"A governor should not watch that. There’s no value in it. It is infuriating and offensive and frankly ignorant of the facts," Cuomo said. Cuomo also mocked Trump for standing up and repudiating the Republicans' longstanding preference for 'States' Rights'.

"You know, the president stood up and said, 'Forget the Constitution of the United States, forget the concept of federalism,'" Cuomo said.

"To hear a Republican stand up there, by the way, and argue big government and total authority of the federal government is somewhat amusing. You know, if it wasn’t so serious, it would be funny, all of this. It could be a comedy skit."

Watch that clip below:

With Mike Brzezinski asking the questions, Cuomo accused the president of "declaring himself 'King Trump'" and added that "the governors are in charge because the president put them in charge...he could have closed the economy, but he didn't want to."

He also warned that Trump is risking causing "the worst Constitutional crisis we've seen in decades" if states started defying the feds.

Though, of course, it's a little more complicated than that.

More good news from the Continent: The Netherlands just reported that the number of occupied ICU beds has fallen for the third straight day as more seriously ill patients have died, while some more have recovered.

Meanwhile, as the IMF slashes its global growth forecast, as we mentioned below, to -3% for 2020 (compared with the +3% forecast from January), its economists are warning that the downturn ahead will be "worse than the Great Recession" and likely become the world's worst since the Great Depression, per the SCMP, which cited the IMF's "World Economic Outlook" report.

Although China has pulled out all the stops to get its economy up and running at full steam, the IMF said it doesn't expect the world's second largest economy to make a full recovery, with projected 2020 GDP growth of just 1.2%. The economies of Italy and Spain, two of the most vulnerable in Europe, will contract by 9.1% and 8%, the IMF believes.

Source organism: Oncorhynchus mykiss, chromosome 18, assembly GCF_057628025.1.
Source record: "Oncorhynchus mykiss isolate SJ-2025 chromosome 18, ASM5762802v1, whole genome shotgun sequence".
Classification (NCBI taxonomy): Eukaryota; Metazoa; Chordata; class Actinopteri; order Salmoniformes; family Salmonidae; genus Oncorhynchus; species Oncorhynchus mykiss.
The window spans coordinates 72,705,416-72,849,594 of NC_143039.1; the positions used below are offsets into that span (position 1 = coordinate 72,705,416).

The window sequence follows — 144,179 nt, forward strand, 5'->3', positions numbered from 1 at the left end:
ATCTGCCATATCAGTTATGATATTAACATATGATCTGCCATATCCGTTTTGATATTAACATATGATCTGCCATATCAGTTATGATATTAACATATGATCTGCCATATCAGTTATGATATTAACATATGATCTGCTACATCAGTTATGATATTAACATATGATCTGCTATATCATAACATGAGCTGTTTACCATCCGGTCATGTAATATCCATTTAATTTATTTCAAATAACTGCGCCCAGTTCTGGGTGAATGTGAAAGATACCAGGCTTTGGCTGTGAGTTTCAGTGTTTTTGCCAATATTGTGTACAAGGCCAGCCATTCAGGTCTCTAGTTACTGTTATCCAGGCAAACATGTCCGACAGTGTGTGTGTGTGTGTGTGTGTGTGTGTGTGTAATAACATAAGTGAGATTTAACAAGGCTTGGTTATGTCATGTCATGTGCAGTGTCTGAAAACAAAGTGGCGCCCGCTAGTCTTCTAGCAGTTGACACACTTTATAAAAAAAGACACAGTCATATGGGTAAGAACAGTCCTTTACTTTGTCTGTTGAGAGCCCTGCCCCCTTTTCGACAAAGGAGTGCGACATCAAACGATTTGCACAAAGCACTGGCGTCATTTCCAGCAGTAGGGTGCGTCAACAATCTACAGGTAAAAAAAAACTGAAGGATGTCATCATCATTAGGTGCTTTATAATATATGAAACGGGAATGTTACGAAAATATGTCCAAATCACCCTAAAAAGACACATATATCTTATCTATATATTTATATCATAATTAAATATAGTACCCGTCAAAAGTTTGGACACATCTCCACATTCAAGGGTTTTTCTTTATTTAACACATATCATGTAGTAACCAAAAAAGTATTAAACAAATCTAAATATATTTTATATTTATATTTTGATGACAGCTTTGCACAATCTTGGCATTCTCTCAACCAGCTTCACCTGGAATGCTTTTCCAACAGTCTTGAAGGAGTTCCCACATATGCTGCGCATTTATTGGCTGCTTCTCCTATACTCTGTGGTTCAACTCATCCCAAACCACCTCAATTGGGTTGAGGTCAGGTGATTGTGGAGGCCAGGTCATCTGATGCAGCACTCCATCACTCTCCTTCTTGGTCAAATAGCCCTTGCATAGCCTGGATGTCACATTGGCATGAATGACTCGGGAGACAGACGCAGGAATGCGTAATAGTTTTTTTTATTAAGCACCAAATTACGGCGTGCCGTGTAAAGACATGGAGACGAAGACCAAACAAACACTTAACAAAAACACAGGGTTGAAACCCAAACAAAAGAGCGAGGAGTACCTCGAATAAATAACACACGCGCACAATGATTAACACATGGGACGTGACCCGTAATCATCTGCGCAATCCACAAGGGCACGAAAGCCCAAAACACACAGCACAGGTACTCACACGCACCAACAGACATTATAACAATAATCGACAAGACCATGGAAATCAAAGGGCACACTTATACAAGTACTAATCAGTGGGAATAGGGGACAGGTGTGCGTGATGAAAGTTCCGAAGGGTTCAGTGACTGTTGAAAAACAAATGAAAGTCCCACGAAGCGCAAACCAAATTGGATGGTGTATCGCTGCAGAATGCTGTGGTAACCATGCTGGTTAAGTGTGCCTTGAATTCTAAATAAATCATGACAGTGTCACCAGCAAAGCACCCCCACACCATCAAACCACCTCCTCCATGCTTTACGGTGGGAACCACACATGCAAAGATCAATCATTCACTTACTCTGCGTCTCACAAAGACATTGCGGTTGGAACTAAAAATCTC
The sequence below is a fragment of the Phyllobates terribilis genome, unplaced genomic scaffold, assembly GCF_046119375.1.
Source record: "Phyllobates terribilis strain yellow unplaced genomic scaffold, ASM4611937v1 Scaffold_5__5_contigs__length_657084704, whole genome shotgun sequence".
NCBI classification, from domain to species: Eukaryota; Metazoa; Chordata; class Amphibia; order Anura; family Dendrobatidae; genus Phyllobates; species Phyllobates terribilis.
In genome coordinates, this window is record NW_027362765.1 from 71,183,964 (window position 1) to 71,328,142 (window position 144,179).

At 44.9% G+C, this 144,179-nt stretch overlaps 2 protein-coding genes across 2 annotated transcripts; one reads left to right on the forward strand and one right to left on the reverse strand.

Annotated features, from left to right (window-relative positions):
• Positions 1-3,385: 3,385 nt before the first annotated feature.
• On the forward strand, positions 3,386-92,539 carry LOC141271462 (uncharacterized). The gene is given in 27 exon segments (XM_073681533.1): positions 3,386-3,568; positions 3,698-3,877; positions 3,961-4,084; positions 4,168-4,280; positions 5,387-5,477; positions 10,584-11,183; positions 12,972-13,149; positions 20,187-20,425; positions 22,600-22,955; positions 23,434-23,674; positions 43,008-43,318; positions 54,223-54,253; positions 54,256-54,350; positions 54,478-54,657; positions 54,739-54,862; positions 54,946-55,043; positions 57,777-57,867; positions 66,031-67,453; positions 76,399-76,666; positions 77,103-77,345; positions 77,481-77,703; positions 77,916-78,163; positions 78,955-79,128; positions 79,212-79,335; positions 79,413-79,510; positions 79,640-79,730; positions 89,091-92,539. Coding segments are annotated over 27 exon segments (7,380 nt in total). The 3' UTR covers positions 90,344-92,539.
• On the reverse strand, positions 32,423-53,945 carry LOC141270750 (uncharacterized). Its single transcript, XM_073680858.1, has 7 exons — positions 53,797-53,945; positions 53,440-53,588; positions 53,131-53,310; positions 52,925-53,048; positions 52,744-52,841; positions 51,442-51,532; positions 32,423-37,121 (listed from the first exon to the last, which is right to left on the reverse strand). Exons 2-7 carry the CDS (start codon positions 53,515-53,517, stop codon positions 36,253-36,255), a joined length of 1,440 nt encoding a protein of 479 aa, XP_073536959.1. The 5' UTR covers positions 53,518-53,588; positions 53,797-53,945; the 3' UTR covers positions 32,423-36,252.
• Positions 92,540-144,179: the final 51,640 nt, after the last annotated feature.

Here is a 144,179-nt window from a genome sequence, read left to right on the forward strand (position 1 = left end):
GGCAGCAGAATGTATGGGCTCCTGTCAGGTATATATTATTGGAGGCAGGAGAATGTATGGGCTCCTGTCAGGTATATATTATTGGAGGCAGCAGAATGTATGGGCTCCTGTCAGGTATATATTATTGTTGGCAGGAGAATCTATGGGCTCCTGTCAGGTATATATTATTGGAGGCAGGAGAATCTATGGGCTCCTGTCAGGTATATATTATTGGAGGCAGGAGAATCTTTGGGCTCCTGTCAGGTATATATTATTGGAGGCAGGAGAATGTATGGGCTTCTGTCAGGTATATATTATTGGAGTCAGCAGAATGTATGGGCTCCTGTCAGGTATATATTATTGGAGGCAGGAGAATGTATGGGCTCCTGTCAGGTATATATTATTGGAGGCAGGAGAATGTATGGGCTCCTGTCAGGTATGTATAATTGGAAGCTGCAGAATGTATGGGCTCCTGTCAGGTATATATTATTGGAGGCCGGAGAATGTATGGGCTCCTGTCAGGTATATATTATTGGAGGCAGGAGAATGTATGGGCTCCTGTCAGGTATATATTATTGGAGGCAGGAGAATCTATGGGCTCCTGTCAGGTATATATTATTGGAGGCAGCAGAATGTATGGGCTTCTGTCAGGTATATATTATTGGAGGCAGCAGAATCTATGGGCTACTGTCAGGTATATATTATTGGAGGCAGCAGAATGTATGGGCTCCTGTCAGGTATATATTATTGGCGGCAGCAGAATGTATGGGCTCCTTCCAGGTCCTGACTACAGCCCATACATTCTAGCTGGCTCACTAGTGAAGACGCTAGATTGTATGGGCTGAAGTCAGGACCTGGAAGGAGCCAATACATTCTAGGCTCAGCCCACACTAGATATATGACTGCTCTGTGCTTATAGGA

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Update (0940ET): As expected, the G7 has just released a communique calling for a debt standstill for the poorest sovereign borrowers, if the G20 agrees. Rumors about the plan emerged yesterday. In the communique, the G-7 said creditor countries will work out arrangements using the IMF and World Bank as intermediaries to provide a large degree of temporary debt relief to the hardest-hit emerging nations.

In other news, Iran reported its first daily death toll below 100 in more than a month. The UK Department of Health announced 778 new deaths on Tuesday, along with 5,252 new cases.

Sweden, the biggest economy in Scandinavia, just reported a handful of new deaths bringing its national total to 1,033 - breaking above the critical 1k death milestone, as more critics urge the government to consider lockdowns and other more strict measures to combat the outbreak. Per BBG, 22 academics wrote an op-ed urging the government to alter its course. "The approach must be changed radically and swiftly," they wrote in an opinion piece published in the Dagens Nyheter newspaper.

And it's quickly outpacing its Scandi neighbors.